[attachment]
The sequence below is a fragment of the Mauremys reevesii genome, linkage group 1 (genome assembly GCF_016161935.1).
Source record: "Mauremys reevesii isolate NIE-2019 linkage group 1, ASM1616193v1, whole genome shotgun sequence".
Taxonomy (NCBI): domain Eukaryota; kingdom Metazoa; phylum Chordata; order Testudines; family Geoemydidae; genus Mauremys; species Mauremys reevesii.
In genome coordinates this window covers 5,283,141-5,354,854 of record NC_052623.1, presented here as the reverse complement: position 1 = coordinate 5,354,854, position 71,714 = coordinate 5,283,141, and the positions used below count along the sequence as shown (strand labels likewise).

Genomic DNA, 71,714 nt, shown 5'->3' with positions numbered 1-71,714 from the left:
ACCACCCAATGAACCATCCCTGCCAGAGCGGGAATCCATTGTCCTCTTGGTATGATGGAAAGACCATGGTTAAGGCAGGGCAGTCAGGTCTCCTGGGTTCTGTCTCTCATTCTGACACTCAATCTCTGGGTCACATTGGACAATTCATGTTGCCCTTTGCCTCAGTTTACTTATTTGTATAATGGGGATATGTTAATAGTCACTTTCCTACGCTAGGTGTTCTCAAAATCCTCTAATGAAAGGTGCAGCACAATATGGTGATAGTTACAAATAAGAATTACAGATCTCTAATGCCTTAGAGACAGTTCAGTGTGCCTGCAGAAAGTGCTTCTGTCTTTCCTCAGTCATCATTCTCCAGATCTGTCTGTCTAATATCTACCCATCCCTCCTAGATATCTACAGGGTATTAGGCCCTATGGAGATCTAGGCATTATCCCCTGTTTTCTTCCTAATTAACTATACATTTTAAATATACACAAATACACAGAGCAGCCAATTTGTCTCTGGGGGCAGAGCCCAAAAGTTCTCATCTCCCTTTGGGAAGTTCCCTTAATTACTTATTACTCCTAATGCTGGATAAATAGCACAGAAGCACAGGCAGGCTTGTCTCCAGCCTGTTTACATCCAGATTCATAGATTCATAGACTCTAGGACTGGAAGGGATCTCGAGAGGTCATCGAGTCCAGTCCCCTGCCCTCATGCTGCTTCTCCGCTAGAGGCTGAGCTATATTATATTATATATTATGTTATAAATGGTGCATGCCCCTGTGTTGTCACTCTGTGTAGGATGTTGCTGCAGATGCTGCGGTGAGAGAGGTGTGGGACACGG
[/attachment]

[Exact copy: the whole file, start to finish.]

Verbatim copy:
The sequence below is a fragment of the Mauremys reevesii genome, linkage group 1 (genome assembly GCF_016161935.1).
Source record: "Mauremys reevesii isolate NIE-2019 linkage group 1, ASM1616193v1, whole genome shotgun sequence".
Taxonomy (NCBI): domain Eukaryota; kingdom Metazoa; phylum Chordata; order Testudines; family Geoemydidae; genus Mauremys; species Mauremys reevesii.
In genome coordinates this window covers 5,283,141-5,354,854 of record NC_052623.1, presented here as the reverse complement: position 1 = coordinate 5,354,854, position 71,714 = coordinate 5,283,141, and the positions used below count along the sequence as shown (strand labels likewise).

Genomic DNA, 71,714 nt, shown 5'->3' with positions numbered 1-71,714 from the left:
ACCACCCAATGAACCATCCCTGCCAGAGCGGGAATCCATTGTCCTCTTGGTATGATGGAAAGACCATGGTTAAGGCAGGGCAGTCAGGTCTCCTGGGTTCTGTCTCTCATTCTGACACTCAATCTCTGGGTCACATTGGACAATTCATGTTGCCCTTTGCCTCAGTTTACTTATTTGTATAATGGGGATATGTTAATAGTCACTTTCCTACGCTAGGTGTTCTCAAAATCCTCTAATGAAAGGTGCAGCACAATATGGTGATAGTTACAAATAAGAATTACAGATCTCTAATGCCTTAGAGACAGTTCAGTGTGCCTGCAGAAAGTGCTTCTGTCTTTCCTCAGTCATCATTCTCCAGATCTGTCTGTCTAATATCTACCCATCCCTCCTAGATATCTACAGGGTATTAGGCCCTATGGAGATCTAGGCATTATCCCCTGTTTTCTTCCTAATTAACTATACATTTTAAATATACACAAATACACAGAGCAGCCAATTTGTCTCTGGGGGCAGAGCCCAAAAGTTCTCATCTCCCTTTGGGAAGTTCCCTTAATTACTTATTACTCCTAATGCTGGATAAATAGCACAGAAGCACAGGCAGGCTTGTCTCCAGCCTGTTTACATCCAGATTCATAGATTCATAGACTCTAGGACTGGAAGGGATCTCGAGAGGTCATCGAGTCCAGTCCCCTGCCCTCATGCTGCTTCTCCGCTAGAGGCTGAGCTATATTATATTATATATTATGTTATAAATGGTGCATGCCCCTGTGTTGTCACTCTGTGTAGGATGTTGCTGCAGATGCTGCGGTGAGAGAGGTGTGGGACACGG